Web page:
When it comes to providing fresh fruit and vegetables to New Yorkers in poor neighborhoods, the city needs to get out of the way.
That's according to a new report, completed by Manhattan Borough President Scott Stringer's office, which finds that those who want to open a farmers market in their community face "excessive fees, confusing rules and a lack of coordination among agencies" according to the New York Times.
"Instead of all the red tape, we should roll out the red carpet, because every time one of these farmers' markets succeeds, you end up serving a community that has no access to this produce," Stringer told the Times. "I think sometimes the job of the city government is to get out of the way and let things happen organically, no pun intended."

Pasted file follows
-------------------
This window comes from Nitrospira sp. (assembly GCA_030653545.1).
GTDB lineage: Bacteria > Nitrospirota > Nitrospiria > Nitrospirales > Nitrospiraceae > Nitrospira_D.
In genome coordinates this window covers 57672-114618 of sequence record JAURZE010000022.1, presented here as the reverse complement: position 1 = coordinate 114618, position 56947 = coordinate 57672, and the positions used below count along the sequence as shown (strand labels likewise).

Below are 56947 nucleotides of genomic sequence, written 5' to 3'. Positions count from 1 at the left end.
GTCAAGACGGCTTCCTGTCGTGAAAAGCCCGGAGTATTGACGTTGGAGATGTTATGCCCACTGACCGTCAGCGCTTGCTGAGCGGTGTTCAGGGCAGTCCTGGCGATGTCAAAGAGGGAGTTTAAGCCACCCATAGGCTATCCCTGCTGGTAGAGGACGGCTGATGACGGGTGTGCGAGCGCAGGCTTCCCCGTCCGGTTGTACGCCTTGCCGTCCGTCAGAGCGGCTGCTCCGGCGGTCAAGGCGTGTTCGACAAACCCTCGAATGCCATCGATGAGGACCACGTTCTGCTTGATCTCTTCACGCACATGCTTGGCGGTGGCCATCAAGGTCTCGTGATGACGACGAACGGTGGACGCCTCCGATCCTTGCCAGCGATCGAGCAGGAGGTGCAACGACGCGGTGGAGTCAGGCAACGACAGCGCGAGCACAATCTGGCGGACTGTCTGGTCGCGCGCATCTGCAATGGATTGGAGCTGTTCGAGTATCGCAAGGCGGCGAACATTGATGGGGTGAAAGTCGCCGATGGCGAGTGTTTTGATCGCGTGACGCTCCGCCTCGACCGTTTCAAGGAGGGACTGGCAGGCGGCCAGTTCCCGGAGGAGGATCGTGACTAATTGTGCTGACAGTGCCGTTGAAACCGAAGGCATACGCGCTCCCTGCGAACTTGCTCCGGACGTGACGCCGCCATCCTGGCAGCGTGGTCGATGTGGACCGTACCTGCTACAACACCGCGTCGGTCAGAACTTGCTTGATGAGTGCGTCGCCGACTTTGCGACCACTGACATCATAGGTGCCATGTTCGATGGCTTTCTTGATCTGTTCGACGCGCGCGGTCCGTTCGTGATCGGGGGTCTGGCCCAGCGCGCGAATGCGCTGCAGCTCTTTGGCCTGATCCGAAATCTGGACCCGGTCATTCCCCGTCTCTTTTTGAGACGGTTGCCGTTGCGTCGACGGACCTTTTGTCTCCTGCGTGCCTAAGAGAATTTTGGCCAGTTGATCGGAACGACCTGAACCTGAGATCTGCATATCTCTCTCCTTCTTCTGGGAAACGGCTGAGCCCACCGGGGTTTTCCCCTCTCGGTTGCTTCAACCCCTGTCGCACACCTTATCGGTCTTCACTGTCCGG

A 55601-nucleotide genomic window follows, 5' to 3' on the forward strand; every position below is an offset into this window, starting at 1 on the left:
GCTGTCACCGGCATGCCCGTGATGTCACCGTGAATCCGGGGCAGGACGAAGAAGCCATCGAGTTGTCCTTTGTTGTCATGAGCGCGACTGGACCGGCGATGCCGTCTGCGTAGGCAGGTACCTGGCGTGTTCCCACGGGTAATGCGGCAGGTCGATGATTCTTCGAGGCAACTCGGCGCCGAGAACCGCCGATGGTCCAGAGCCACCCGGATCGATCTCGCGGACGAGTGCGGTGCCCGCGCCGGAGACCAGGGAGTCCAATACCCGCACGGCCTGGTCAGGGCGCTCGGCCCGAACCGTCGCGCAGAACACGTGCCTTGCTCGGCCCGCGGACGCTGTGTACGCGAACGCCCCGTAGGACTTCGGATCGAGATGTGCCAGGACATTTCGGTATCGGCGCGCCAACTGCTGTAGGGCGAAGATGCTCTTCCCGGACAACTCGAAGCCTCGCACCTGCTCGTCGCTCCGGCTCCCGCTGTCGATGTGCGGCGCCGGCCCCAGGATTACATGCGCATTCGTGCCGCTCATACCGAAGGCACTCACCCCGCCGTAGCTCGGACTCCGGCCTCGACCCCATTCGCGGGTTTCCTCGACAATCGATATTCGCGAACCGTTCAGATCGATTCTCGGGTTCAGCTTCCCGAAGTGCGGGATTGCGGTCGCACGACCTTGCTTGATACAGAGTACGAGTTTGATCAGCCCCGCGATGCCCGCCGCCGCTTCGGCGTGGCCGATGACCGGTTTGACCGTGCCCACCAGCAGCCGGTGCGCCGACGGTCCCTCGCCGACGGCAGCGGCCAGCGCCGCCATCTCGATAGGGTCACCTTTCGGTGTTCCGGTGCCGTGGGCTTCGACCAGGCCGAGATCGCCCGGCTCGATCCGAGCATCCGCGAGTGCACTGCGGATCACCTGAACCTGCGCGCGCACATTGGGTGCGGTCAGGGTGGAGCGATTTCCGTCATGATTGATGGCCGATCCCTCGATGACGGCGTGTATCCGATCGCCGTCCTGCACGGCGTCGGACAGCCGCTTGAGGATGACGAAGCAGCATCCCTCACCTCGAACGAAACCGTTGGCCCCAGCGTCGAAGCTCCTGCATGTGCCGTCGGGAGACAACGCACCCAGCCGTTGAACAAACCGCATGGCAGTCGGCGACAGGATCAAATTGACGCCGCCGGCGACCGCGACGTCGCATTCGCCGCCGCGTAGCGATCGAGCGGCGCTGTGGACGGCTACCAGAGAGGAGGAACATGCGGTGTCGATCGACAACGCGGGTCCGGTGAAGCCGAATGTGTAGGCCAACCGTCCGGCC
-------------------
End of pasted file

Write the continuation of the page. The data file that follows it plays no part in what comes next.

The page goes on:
The report concludes that the permitting process for markets is "decentralized, inconsistent, confusing and expensive," noting that an operator can be forced to shell out $1,300 before getting a permit.
"This can be a heavy financial toll for small market operators with limited resources for whom running markets is often not their primary job," the report states.
The city already runs its own Greenmarket program through the non-profit GrowNYC.
But, the Times contends that markets run by the city tend to thrive in more affluent areas.
By contrast, the report finds that 73 percent of smaller community-based markets are in low-income neighborhoods.
Stringer's office suggests that the city get rid of permitting fees for markets in low-income communities and simplify the application process.
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